Schubert at wd

I’ve been listening to KUSC in the car recently, because I think I’ve exhausted the hot 92 playlist and NPR is of course unbearable.  It has the effect of making driving a much calmer and less draining experience.  No matter how much I love LA, I will never love driving or the sun (yes, the sun.  That’s a separate post).

Anyway, either this, or the revelation that I can see a LA phil show for $10, or the civilizing effect that peeky has on me, but I decided to see a performance of Schubert’s 9th symphony last weekend.  Before this they played a number of “orchestrated songs” – I guess Schubert set a lot of poems to music.  These (the poem pieces) I did not like so much.  They were short and had no real development and it was weird hearing them one after another.  The crowd disagreed and several gave an almost ostentatious standing ovation with many shouts of “bravo.”  And there was still more clapping and an encore, etc.  There is all together too much clapping, really.  The symphony itself was wonderful, playful and lively and positive.  I (not an expert in music) thought that the piece was really driven by the flute sections; they were the most impressive in any case.  The conductor was annoying.  I thought it was very good.  Whether the crown agreed or not was not material, since so many of them left as soon as it was over, with no clapping, because they wanted to get out of the parking lot, I suppose.  So in that case, perhaps not enough clapping.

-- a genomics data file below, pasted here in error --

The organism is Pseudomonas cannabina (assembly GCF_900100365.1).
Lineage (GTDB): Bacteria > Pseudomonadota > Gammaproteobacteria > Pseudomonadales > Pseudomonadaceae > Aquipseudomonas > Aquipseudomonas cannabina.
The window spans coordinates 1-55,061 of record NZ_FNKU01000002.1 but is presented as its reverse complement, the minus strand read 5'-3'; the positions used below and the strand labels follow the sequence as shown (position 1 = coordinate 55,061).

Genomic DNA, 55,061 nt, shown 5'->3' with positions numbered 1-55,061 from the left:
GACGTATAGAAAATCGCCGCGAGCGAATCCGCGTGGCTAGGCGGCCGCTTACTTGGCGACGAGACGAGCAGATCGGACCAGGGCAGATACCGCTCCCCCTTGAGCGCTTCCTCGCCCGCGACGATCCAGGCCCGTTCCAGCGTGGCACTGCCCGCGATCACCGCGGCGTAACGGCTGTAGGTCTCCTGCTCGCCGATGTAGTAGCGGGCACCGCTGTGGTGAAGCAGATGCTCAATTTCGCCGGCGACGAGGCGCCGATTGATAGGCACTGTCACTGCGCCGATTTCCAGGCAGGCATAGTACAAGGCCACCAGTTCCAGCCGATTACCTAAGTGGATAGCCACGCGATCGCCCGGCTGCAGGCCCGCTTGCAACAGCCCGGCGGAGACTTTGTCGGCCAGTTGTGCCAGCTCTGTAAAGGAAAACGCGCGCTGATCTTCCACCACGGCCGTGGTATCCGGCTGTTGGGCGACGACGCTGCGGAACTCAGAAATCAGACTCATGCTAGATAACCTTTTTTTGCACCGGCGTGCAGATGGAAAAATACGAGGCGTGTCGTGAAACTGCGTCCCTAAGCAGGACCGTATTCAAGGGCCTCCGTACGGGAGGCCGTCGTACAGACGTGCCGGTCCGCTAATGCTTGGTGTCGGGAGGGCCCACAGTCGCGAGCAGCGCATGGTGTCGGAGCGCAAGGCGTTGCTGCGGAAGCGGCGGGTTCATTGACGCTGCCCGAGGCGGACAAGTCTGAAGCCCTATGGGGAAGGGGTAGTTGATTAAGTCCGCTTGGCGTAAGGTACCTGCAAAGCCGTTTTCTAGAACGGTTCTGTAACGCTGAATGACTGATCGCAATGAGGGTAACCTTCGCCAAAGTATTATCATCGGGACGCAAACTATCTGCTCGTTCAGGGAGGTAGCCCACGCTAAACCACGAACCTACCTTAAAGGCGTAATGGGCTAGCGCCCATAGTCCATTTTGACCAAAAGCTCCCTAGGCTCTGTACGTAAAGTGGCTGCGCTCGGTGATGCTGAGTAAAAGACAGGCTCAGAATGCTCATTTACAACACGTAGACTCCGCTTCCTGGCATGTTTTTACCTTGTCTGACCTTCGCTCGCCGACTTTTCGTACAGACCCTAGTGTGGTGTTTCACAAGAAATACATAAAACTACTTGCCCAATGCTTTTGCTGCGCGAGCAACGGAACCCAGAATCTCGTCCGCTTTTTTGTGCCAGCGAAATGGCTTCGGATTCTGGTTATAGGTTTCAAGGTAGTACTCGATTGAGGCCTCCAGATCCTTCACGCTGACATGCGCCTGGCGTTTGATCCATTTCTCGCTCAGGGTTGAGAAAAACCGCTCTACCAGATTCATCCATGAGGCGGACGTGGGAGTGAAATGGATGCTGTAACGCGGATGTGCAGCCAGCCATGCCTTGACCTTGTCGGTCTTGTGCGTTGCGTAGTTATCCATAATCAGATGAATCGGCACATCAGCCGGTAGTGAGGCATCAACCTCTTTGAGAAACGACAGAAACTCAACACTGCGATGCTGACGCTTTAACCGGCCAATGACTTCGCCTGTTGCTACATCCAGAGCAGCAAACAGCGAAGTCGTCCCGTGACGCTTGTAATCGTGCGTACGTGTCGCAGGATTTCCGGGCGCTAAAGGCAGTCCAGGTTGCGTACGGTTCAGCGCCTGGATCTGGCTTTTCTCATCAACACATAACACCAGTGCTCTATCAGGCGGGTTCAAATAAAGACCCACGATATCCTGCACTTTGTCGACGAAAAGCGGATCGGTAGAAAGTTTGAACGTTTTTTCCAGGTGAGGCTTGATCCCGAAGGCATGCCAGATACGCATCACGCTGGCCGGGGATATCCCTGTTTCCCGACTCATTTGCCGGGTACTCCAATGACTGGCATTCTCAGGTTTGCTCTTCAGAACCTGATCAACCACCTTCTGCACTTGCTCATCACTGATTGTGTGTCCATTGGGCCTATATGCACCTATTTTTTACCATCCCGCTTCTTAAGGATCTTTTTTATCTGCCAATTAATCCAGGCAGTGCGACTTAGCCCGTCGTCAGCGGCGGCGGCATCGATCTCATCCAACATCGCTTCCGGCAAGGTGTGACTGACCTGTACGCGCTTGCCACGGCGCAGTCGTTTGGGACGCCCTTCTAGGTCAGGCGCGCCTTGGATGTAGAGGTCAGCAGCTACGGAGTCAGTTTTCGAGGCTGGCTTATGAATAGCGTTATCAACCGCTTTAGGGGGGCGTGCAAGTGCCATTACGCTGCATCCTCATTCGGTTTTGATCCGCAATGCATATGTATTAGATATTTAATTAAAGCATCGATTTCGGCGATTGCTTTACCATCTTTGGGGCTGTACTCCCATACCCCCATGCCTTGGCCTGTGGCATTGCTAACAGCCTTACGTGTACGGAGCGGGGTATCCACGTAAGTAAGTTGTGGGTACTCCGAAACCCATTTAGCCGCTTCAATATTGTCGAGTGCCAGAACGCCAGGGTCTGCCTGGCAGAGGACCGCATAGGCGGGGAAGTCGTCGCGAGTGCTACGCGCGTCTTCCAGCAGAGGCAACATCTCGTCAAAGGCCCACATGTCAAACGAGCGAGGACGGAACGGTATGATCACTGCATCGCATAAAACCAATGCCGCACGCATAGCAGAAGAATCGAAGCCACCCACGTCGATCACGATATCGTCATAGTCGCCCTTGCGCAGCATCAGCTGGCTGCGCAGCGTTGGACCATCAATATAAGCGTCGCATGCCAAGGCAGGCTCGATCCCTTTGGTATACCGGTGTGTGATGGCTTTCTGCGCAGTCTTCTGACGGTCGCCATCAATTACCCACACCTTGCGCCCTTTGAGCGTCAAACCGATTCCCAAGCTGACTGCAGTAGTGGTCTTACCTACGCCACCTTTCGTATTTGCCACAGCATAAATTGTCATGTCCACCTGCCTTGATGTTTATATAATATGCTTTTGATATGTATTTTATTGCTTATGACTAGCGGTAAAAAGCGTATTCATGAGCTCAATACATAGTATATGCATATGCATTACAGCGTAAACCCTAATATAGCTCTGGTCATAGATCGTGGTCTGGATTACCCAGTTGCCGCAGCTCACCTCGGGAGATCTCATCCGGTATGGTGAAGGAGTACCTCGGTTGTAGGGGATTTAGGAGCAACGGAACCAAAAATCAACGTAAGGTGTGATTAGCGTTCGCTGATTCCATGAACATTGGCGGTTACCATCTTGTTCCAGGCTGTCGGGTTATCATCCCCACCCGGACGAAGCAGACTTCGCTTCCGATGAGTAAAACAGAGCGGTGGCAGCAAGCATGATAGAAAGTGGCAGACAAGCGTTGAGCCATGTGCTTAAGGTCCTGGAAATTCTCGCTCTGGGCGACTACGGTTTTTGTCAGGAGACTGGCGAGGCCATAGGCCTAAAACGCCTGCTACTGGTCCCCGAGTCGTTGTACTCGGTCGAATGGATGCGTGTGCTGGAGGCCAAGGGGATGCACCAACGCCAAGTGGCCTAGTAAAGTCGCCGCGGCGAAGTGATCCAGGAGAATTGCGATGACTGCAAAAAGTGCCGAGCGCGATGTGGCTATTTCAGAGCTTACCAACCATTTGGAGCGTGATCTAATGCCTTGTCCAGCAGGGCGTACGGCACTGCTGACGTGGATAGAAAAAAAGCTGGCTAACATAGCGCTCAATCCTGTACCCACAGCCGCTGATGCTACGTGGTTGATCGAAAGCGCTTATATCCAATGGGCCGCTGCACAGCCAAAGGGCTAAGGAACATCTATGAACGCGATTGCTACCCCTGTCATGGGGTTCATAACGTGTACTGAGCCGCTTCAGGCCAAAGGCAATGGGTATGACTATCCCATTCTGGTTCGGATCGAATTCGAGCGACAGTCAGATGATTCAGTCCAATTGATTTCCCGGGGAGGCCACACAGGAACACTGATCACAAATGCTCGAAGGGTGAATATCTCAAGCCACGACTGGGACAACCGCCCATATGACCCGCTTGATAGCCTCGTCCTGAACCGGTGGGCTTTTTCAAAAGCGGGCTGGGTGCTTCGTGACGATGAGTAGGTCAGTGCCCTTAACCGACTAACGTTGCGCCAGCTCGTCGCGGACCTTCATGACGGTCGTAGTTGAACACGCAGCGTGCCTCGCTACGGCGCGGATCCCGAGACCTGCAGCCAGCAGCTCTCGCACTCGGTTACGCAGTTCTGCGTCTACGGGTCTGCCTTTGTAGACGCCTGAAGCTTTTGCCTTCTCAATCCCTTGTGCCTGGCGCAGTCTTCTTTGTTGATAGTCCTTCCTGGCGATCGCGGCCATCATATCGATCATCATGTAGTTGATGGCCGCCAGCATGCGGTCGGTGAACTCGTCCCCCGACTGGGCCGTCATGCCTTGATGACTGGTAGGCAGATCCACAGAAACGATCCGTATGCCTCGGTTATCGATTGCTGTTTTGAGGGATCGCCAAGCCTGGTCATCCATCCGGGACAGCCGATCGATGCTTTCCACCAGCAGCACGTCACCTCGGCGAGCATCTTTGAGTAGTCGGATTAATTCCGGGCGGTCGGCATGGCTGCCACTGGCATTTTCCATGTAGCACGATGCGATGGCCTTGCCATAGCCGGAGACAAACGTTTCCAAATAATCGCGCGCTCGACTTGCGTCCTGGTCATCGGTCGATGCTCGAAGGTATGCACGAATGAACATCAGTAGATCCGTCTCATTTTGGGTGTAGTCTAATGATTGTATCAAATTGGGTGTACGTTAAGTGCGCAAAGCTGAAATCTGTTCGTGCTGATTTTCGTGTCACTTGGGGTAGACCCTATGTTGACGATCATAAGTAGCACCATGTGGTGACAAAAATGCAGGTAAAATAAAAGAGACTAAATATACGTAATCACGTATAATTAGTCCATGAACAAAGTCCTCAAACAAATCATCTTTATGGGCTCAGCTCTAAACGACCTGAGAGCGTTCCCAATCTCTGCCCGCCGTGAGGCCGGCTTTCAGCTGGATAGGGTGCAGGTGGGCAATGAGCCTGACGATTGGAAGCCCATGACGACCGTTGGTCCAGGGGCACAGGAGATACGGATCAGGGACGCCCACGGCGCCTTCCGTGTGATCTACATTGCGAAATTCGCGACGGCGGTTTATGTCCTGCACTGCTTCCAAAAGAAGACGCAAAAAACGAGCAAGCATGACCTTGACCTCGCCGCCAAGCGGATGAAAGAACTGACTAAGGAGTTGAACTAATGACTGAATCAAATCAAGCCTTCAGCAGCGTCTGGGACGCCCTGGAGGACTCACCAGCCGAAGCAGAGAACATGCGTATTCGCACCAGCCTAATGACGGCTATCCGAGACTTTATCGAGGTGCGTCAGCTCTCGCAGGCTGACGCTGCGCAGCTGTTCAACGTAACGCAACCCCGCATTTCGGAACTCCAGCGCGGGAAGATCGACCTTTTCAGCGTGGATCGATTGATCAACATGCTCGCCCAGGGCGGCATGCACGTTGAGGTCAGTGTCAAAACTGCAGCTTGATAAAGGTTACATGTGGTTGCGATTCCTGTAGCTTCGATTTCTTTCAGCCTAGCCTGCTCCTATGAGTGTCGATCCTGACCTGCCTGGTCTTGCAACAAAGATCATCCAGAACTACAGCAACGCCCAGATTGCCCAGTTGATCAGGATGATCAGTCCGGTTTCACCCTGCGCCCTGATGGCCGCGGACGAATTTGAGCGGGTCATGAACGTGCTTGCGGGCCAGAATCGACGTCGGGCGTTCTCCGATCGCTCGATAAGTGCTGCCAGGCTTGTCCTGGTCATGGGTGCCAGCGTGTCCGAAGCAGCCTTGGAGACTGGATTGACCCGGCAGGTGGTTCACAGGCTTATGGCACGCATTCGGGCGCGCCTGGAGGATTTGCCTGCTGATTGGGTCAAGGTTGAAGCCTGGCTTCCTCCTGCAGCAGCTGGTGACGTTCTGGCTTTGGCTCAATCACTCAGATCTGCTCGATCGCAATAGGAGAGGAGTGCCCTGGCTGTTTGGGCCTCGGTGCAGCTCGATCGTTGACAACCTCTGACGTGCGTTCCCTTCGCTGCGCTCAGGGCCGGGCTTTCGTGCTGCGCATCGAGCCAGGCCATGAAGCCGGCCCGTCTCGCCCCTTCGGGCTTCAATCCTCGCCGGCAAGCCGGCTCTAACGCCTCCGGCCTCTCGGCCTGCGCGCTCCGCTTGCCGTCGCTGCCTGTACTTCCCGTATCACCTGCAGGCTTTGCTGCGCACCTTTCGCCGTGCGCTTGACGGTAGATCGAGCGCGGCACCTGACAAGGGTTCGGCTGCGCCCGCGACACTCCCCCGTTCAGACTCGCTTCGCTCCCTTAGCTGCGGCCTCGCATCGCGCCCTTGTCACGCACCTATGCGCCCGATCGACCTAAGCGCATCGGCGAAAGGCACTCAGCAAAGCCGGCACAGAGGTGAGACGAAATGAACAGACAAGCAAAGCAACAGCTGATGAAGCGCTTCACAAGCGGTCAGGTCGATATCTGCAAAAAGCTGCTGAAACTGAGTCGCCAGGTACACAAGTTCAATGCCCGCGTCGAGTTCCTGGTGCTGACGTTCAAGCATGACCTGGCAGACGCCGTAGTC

Speaking of the crowd, they were sort of insufferable.  True, I hate people, so maybe I’m biased.  I didn’t expect the crowd to actually be so cliché – old, and dressed up (rich), and very white.  People running into their ‘colleagues.’    Talking with barely hidden competition about the quality of their seats.  Stepping over people instead of waiting for them to let you through (!).  The upstairs bar had reserved spots.  They clapped after the first movement.  There was a guy in a white leather hoodie and Silverlake glasses in front of me who chastised a nearby Asian man for, I don’t know, making some sound with his program or something.  When I went to the proms over the summer, everyone in the center area had waited in line for an hour or two to pay £5 to stand and listen to some music.  Here, even though I bought a student ticket, I was next to the riff-raff who had paid full price.

But, whatever, it’s $10.


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